Different X-rays expose you to different doses of radiation. For example, if you have a chest X-ray you will be exposed to a very small amount of radiation (about the same that you would naturally be exposed to over two to three days). Other tests such as a barium enema and barium swallow and meal involve having many X-ray images and therefore the radiation dose is higher. However, doctors are trained to keep your exposure to a minimum. Ask your radiographer to explain how these risks apply to you.

If you’re pregnant

Although the radiation from an X-ray is generally thought to be safe for adults, it may harm an unborn baby. Therefore, X-rays won’t usually be used on pregnant women unless there is an urgent medical reason. But if you’re pregnant and your doctor decides you need to have an X-ray, a lead shield will be used to cover your abdomen (tummy) to help protect your baby.

If you think you could be pregnant, tell your doctor before the day of your appointment. Your doctor will advise you whether or not to go ahead with the procedure.

My child needs an X-ray - can I go with him or her?


Yes, if your child is young, it's likely that you will be able to go with him or her into the X-ray room.


If you have a young child who needs to have an X-ray, you will usually be allowed to go into the X-ray room with him or her. You may be asked to wear a lead apron. This is to protect your body from radiation and will allow you to stay close to your child when the X-ray is being done.

If you’re pregnant, or if there is any chance that you could be pregnant, it may not be possible for you to go with your child into the X-ray room. This is because X-rays may be harmful to your unborn baby. 

If I have lots of X-rays, will my risk of getting cancer increase?


Having an X-ray can slightly increase the chance of you getting cancer many years later. However, the benefits of having this procedure should outweigh the very small risk.


You have about a one in three chance of getting cancer, even if you have never had an X-ray. The radiation from X-rays may add to your underlying risk of cancer by only a very small amount. For many routine X-ray tests, including those of your chest or your arm or leg, this increase in risk is extremely small. Having X-rays of your abdomen (tummy), hip or back exposes you to more radiation, but the increase in risk is still very small.

You're exposed to natural background radiation all the time. Cosmic radiation reaches us from outer space, radioactive material is in the ground and there is even radioactive gas (radon) in the air. The amount of radiation you're exposed to during a chest X-ray is the equivalent of a few days of this background radiation.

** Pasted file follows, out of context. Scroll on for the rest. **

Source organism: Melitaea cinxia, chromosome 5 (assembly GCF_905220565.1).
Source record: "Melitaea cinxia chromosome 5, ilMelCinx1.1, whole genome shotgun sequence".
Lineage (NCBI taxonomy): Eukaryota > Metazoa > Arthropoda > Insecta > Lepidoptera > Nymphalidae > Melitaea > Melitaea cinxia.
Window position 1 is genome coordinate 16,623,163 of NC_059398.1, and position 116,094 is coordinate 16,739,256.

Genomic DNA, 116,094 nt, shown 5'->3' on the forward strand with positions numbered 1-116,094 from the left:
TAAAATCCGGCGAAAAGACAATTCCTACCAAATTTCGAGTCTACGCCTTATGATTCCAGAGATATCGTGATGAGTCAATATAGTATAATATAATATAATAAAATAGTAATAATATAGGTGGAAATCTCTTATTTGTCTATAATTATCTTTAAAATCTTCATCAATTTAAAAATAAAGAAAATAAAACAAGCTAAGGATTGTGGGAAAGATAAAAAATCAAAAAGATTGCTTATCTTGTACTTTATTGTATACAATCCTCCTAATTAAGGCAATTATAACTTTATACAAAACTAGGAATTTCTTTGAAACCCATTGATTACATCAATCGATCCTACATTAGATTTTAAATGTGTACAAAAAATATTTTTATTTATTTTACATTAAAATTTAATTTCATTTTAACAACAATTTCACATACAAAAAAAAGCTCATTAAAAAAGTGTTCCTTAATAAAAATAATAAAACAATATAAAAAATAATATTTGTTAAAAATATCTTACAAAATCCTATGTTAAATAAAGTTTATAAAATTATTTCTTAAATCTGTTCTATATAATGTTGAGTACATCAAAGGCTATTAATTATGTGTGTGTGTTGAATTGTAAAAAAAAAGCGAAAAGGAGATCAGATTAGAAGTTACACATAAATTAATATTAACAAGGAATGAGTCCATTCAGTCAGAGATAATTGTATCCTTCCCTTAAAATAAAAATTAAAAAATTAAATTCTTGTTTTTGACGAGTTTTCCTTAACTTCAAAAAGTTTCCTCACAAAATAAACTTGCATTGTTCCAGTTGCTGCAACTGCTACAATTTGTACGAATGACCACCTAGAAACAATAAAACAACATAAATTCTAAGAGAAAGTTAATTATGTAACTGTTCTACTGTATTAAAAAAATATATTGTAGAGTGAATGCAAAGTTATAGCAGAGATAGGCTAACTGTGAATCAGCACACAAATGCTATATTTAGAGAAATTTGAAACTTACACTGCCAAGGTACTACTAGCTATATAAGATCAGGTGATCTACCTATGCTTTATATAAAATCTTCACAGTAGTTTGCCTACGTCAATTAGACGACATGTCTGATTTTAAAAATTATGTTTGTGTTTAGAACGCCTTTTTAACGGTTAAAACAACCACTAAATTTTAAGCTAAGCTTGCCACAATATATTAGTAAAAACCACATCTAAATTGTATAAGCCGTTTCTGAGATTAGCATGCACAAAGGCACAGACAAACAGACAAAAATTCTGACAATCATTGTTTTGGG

The number of X-rays you need to have will depend on your medical condition. Your doctor will make sure that any X-rays you have will be used to support your treatment. This means that the benefit of each X-ray you have will outweigh the very small increase in cancer risk that it causes.

You should let your doctor know if you have had any X-rays or scans recently, as this may mean that an additional test isn't needed.

I'm not sure whether I'm pregnant. Is it safe for me to have an X-ray?


If you’re pregnant, there is a small risk to your unborn baby if he or she is exposed to X-ray radiation. This is why X-rays aren't usually done on pregnant women. You must tell you doctor if you think you might be pregnant before you have the X-ray.


Unborn babies may be more sensitive to X-ray radiation than adults. Therefore, if you’re pregnant, you will usually be advised not to have an X-ray.

It's worth bearing in mind that the X-ray beams are focused on the area of your body being examined. This means that if you’re pregnant and need an X-ray image of your head or chest, you may be able to go ahead with the procedure as there is very little exposure to your abdomen (tummy) and pelvis. But if your doctor advises you to have an X-ray of your abdomen or pelvis, a lead shield that blocks X-rays can be used. This will help to protect your unborn baby from the radiation.

If you think you may be pregnant, even if it hasn't been confirmed yet, make sure that you tell your doctor. Your doctor will take this into account when deciding whether an X-ray is suitable for you.